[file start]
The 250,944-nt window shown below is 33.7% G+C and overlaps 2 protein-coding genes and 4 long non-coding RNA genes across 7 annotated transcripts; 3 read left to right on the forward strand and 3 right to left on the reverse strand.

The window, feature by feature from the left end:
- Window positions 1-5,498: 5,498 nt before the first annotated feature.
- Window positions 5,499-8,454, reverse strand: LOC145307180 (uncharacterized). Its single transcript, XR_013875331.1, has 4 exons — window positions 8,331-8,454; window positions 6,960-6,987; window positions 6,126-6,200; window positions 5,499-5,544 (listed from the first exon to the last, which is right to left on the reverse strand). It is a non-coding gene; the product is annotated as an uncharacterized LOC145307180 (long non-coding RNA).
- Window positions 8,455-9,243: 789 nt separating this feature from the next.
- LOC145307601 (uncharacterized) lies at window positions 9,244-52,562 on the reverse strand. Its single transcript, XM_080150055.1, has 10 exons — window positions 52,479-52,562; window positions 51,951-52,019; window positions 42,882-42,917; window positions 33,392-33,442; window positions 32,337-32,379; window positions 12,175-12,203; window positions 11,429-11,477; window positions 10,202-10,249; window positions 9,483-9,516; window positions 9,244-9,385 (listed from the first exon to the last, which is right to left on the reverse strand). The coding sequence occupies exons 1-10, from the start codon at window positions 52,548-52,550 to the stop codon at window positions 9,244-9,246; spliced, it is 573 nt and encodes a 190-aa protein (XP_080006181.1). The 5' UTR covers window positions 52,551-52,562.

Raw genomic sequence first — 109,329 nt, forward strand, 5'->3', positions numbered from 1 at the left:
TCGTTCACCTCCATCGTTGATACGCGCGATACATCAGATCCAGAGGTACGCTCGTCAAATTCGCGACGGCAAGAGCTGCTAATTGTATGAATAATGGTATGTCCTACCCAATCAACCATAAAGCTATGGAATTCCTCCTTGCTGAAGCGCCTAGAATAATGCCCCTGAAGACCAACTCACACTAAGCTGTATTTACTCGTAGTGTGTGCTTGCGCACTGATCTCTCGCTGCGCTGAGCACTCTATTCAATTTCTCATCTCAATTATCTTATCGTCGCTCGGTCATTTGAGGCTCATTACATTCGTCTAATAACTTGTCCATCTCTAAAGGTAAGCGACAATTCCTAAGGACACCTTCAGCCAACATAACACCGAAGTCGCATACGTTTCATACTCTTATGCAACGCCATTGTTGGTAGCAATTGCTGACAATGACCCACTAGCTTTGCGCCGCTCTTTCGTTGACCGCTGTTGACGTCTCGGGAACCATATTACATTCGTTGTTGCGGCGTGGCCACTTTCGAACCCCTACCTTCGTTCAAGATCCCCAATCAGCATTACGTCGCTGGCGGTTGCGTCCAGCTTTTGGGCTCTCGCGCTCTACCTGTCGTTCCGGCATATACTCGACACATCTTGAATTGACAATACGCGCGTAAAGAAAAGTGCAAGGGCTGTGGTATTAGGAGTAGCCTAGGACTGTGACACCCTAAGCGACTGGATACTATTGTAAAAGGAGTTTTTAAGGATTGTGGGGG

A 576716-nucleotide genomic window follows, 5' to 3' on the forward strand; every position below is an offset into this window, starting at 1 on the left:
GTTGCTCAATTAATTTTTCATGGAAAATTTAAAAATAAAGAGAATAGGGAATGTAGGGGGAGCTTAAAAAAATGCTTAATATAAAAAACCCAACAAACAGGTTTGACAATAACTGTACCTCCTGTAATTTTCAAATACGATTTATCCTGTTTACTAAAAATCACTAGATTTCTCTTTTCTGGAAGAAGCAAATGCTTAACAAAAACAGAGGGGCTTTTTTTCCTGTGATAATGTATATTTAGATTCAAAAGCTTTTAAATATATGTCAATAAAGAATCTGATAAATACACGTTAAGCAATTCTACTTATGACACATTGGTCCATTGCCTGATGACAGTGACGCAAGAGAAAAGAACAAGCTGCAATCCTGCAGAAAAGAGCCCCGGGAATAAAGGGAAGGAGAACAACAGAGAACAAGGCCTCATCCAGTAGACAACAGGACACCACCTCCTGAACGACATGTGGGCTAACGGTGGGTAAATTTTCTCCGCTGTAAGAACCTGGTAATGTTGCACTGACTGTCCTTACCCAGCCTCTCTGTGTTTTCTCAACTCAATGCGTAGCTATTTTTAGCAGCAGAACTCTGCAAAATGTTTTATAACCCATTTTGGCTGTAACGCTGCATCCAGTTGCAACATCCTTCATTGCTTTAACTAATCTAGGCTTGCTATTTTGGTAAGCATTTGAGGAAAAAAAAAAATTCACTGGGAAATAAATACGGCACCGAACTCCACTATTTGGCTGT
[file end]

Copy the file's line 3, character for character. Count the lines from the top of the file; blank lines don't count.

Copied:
- Window positions 1-5,498: 5,498 nt before the first annotated feature.